close attention to the most tedious thing you can find (tax returns,
televised golf), and, in waves, a boredom like you've never known will
wash over you and just about kill you. Ride these out, and it's like
stepping from black and white into color. Like water after days in the
desert. Constant bliss in every atom. (546)


This is the solution that an older Wallace might offer to the depressed person: "pay attention." But Drinion's bliss seems unrelated to many of the things we would recognize as components of a happy life. An orphan, he has no close friends, has never experienced sexual attraction or desire, and is seen by his peers as "a total lump in terms of personality, possibly the dullest human being currently alive" (448). His happiness arises not only out of his transcendence of self, but from a transcendence of society as well. "Constant bliss" seems to be another form of de-personalization. If enough humans were to achieve it, humanity would be eradicated.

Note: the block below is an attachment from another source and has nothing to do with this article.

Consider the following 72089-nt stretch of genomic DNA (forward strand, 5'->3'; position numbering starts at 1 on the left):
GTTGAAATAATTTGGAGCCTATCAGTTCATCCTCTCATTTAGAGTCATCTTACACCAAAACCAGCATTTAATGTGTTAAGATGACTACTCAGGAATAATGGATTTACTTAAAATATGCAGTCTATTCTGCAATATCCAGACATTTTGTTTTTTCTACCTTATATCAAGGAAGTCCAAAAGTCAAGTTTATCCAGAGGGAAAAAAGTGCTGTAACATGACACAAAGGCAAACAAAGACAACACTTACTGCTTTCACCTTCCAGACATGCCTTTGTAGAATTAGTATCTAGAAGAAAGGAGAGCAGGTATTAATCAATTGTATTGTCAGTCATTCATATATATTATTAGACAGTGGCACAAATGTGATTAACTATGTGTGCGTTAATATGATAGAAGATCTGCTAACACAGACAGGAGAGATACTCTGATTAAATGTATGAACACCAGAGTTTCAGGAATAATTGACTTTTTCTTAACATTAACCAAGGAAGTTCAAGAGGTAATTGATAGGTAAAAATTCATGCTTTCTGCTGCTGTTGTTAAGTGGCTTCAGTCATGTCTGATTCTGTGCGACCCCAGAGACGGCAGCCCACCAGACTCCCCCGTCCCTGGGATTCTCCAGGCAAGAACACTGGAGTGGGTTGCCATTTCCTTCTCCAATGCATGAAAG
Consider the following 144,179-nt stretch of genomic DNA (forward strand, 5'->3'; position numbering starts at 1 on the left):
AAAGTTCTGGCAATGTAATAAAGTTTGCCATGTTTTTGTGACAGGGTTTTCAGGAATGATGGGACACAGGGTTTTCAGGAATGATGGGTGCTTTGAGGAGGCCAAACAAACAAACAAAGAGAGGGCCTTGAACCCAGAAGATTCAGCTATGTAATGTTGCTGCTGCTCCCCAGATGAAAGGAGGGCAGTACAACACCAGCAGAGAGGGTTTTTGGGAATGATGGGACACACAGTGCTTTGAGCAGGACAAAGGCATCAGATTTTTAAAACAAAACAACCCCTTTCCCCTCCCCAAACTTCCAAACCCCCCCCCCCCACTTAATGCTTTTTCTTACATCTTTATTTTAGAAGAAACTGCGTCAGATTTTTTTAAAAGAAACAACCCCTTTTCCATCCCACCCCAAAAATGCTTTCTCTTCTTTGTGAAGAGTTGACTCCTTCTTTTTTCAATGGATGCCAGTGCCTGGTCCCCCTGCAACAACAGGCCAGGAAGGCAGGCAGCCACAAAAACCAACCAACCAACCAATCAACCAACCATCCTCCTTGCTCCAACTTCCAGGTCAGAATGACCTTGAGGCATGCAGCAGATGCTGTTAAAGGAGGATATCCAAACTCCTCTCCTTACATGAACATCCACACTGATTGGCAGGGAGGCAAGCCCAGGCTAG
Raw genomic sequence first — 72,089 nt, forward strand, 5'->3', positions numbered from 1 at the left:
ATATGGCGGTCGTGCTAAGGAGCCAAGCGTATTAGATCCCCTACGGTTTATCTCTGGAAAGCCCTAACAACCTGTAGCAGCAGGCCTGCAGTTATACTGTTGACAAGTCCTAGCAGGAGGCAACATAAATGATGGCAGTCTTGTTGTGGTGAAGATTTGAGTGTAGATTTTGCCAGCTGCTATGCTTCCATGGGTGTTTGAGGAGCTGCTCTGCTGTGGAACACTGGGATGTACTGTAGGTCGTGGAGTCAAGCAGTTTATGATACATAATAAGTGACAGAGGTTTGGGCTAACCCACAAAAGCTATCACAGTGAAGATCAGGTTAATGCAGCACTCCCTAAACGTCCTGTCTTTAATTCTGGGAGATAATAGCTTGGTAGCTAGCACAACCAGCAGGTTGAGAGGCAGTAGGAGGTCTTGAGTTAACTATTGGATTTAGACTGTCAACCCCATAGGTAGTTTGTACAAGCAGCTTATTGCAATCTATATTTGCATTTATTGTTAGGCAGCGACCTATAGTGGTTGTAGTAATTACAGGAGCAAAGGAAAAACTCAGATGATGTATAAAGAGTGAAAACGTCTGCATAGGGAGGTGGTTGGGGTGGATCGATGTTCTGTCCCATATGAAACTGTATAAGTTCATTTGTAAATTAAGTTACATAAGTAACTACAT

Drinion's bliss is also problematic because it resembles the depressed person's distorted understanding of joy. In her view, everyone except for her lives in a static state of joy and happiness. Her friends' "full, joyful, active" (42), "largely pain-free" (39) lives are repeatedly contrasted with the depressed person's belief that she is, by comparison, "a joyless burden" (42). They are "functional and blissfully ignorantly joyful" (58n.); they enjoy "vibrant, healthy, nurturing, intimate caring partner-relationships" (45); even her terminally ill friend lives a "full, functional, vibrantly other-directed adult life" (66n.). By contrast the depressed person must spend her days in a "toxically dysfunctional and unsupportive workplace" (59) and lives in a constant state of "unbearable isolation and pain" (52). She involuntarily clings to "self-hatred, toxic guilt, narcissism, self-pity, neediness, [and] manipulation" (49). Therapy and introspection of her feelings are supposed to lead her to explore and process the wounds inflicted on her Inner Child so that one day she will simply and suddenly "leave the nest of her defense mechanisms and freely and joyfully fly" (51n.). In her view, to be healed, to be like other, normal people, is to lead a pain-free life filled with warmth and joy. Like Drinion's constant bliss, it is a distorted, unachievable goal.